East Juab Ambulance Association has received permission from Juab County Commissioners to purchase a new ambulance.
County engineer Randy Freston, who at commissioners' request was helped review the need for a new ambulance, recommended the purchase.David A. Cloward, of Orem's Hawkins, Borup, Cloward and Co., told commissioners last month he had some concerns about the procedure. He reported the East Juab Ambulance Association had entered into a commitment to purchase a new ambulance by trading in the ambulance purchased in 1989 and then borrowing $20,000 from a bank.
"To my knowledge, this expenditure was not included in the 1991 budget," said Cloward in a letter to commissioners. "Therefore, a budget hearing will need to be held to incorporate this transaction."
The competitive bidding process should have been used, said Cloward. In addition, the ambulance association didn't own the existing ambluance and did not have authority to convey title to the ambulance being traded in, he added.
"Approval of this disposal of county property should be approved by a motion of the county commissioners in a regular or special meeting."
Freston reported to commissioners on Monday that he and commissioner Joseph Bernini had met with Cloward and answered his questions concerning the purchase.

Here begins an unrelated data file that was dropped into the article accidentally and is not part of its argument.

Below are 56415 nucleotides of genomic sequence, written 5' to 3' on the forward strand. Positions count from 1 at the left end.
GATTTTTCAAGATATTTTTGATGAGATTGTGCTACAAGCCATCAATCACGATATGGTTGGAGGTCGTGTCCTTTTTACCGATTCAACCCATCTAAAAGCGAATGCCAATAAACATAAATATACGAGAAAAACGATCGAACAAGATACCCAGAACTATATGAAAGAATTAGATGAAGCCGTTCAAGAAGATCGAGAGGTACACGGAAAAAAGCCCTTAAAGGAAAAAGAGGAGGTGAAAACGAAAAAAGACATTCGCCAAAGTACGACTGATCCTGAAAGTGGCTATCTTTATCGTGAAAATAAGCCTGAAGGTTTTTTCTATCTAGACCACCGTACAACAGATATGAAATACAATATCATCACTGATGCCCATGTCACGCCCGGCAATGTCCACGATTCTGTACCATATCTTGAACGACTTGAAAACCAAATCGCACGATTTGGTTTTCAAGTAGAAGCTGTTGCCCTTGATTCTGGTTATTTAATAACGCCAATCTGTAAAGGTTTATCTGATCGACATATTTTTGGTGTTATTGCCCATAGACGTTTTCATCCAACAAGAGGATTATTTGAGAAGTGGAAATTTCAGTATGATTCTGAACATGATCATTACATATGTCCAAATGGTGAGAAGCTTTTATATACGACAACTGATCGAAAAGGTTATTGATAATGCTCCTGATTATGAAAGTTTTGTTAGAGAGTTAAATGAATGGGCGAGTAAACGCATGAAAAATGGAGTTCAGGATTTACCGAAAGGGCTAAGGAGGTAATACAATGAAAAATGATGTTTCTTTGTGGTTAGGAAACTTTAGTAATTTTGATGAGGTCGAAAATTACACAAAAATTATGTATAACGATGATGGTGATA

The review included a copy of an alternative proposal submitted by another supplier, which reflected higher costs for the same amulance. In addition, they found the 1989 ambulance to be in bad condition and discovered it was no longer under warranty.
"Mr. Cloward advised that the commission should take official action concerning the redistribution of funding within the budget," said Freston.
Following the discussion with Freston, commissioners approved the purchase of the ambulance at a figure of $17,400. The amount budgeted to the purchase was $11,610, which will require the East Juab County Ambulance Association to return funds to Juab County's general fund by Dec. 30, 1991.
Freston said he had negotiated with Rocky Mountain Ambulance Association to trade in the existing 1989 ambulance.
"I find that the existing ambulance does not have capabilities of disposing the various hazardous materials, etc., as used by the ambulance technicians," said Freston. "This situation has been presented to me as a point of strong concern by various businesses and medical background personnel representing large industries in Utah.
"The new ambulance provides for state-of-the-art disposal areas for hazardous and contaminated materials," said Freston.
Freston said he had found the 1989 ambulance did "display conditions which are non-reparable."